Free Press Journal

Requiem in Raga Janki by Neelum Saran Gour: Review

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Title: Requiem In Raag Janaki

Author: Neelum Saran Gaur

Publisher: Penguin Random House India 2018


Pages 357; Price: Rs.599

 

Approach Neelum Saran Gaur’s present work with caution! There is depth here which one may not dare delve into, and heights billowing beyond mere befuddlement. One hangs, like the neophyte sky-diver, straining to hold on…to a stream of wind, a puff of cloud…or a whispered prayer…until one floats on the strains, the harmony, and the peace, hoping against a too-early touchdown to earth. She chooses to call this “a novel”, a medium that lends itself to creation, modulation and personalised presentation…much like the primordial drawing out of the raga – as it moulds, guides and lifts the audience on “the crest of a sumptuous emotion that keeps them afloat or capsizes them at will.”

There’s a lyrical air about her narration, a near-scriptural intonation that pervades the volume – as ‘Rasika’ recounts “things told to me by my Ustads and their Ustads” in true sub-continental Smriti-born stories of musicians and songstresses and conquerors and benefactors; of love and art, betrayal and loneliness, and God, right through the ordinary events of an extraordinary life that rendered siren-like and mystical, those ribbons of musical notes, as they waved and fluttered into and out of the consciousness…that to be enjoyed need to be experienced.

The story is about the singer, Jankibai Ilahabadi, born in Benares in 1880 to Manki and her wrestler-husband, Shivbalak. Her move to Allahabad is a story by itself involving the father’s infidelity and desertion, her being sold to a ‘kothewali’ along with her mother, her being stabbed viciously (earning for her the name of Chhappan Chhuri, and terrible, permanent disfigurement), her mother’s discovery of her incredible talent…and the emergence of the thumri protagonist, chrysalis-like, hesitant, disfigured, but flying on the wonderful, vibrant-coloured wings she developed. Neelum humours the reader – as much as the related folklore – as she relates three different versions of how the attack took place.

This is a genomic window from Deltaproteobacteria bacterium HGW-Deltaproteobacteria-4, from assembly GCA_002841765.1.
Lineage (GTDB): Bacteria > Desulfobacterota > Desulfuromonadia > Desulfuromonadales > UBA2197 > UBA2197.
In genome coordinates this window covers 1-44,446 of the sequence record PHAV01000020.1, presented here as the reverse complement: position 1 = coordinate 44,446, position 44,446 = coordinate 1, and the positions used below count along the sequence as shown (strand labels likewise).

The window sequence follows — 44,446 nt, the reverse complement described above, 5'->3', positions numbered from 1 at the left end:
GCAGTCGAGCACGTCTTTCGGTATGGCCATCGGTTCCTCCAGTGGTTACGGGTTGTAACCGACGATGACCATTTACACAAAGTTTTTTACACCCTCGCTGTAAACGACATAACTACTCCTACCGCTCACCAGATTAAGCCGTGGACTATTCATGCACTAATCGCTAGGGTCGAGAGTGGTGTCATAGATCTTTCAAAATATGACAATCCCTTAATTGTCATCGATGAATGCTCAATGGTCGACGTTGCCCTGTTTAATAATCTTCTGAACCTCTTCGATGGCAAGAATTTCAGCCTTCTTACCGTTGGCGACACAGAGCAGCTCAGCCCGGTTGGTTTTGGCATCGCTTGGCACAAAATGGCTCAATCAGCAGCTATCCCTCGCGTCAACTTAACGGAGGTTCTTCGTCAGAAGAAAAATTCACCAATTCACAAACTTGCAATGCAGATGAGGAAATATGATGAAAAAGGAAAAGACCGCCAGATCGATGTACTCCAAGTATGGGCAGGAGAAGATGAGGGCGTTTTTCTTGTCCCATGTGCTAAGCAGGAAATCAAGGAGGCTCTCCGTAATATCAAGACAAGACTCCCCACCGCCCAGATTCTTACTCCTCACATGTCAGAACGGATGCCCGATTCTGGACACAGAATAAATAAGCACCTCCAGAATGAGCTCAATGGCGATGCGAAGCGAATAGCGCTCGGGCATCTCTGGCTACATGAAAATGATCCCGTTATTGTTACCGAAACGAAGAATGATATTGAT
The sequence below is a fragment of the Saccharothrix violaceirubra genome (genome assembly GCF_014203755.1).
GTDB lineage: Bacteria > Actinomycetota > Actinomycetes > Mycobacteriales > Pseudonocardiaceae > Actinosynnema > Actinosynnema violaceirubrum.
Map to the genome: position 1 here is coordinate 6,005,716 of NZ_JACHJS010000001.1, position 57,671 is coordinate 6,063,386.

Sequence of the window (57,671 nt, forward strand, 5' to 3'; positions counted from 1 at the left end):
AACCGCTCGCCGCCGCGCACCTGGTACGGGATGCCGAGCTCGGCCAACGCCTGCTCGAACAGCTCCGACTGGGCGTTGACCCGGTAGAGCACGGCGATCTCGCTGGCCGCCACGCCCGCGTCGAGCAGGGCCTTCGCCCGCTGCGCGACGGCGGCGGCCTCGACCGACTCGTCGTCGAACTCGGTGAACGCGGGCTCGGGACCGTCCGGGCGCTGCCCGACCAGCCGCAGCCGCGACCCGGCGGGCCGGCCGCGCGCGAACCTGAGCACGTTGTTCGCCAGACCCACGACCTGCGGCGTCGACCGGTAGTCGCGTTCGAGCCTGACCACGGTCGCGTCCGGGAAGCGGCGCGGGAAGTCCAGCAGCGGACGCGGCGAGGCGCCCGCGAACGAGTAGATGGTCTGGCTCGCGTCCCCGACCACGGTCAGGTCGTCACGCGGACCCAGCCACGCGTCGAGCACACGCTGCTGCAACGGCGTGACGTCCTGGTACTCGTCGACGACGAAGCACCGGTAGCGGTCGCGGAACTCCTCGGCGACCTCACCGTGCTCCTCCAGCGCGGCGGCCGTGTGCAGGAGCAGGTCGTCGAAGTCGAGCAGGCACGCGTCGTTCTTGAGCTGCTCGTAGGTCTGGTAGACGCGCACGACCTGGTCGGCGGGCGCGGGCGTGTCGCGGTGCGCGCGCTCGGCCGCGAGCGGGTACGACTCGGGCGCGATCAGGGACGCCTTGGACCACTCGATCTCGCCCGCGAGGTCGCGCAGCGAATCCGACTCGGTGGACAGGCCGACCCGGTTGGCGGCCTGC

As Janki grows we read with sadness the deterioration of her relationship with her mother, particularly after Janki’s conversion to Islam. We read with awe of the performances before the high and mighty of the land. We enjoy the intellectual exchanges between her and Akbar Hussain, poet, judge, humorist. We also see the awakening of love, leading to her marriage with Haq Sahib, and the terrible failure of that relationship. We see her adopt a son and the deep disappointments that followed, partly fuelled by her husband’s subterfuge; the “adoption” of a daughter and the doleful end of that happiness.

Take the facts as they occur, but watch how the author keeps you glued to the changing, twisting fateful turns in the several relationships – and how Janki grows from that unwitting member of a house of ill-fame to the manner in which she handles glory. The pinnacles include participation in the 1911 coronation durbar, the Maha Kumbha Mela and the great industrial exhibition of the United Provinces – in the company of another great performer of the time, Gauhar Jaan of Calcutta. It was only expected that the gramophone companies would pursue her…

The first chapter sets the mood for the ensuing musical session that will keep the reader engaged in the magical transformation – in a compelling rhythm of Hindi and Urdu expressed in elegant English prose; where the music, says Neelum, saturated with the sap of sensuous love, soaked through and through in longing and desire, becomes as much a celebration of the heart’s finer moments, a flourish of the body as a flight of the soul.

Much credit is given to the tutor, Hassu Khan, whose basic tenet was that human effort alone will not do. “You need the descent of grace,” he taught, “be [assured] that shall come when you have submitted your best for divine acceptance, making your music an offering, not an achievement.”

Later in her delusional moments when singing became a travail, she ponders: The larynx is a distended loop of sore cell stuff battling a rasp, and a drag and a haul of tortured breath; interminably, till it brought up blood. She calls upon her Maula to take away her pain; he demands her song in exchange. She half-raises herself to sing… her last.

André Maurois had said that a great biography should … leave behind it a feeling of serenity… It is the dying refrain of a completed song, the final verse of a finished poem. Requiem in Raag Janaki is a great biography.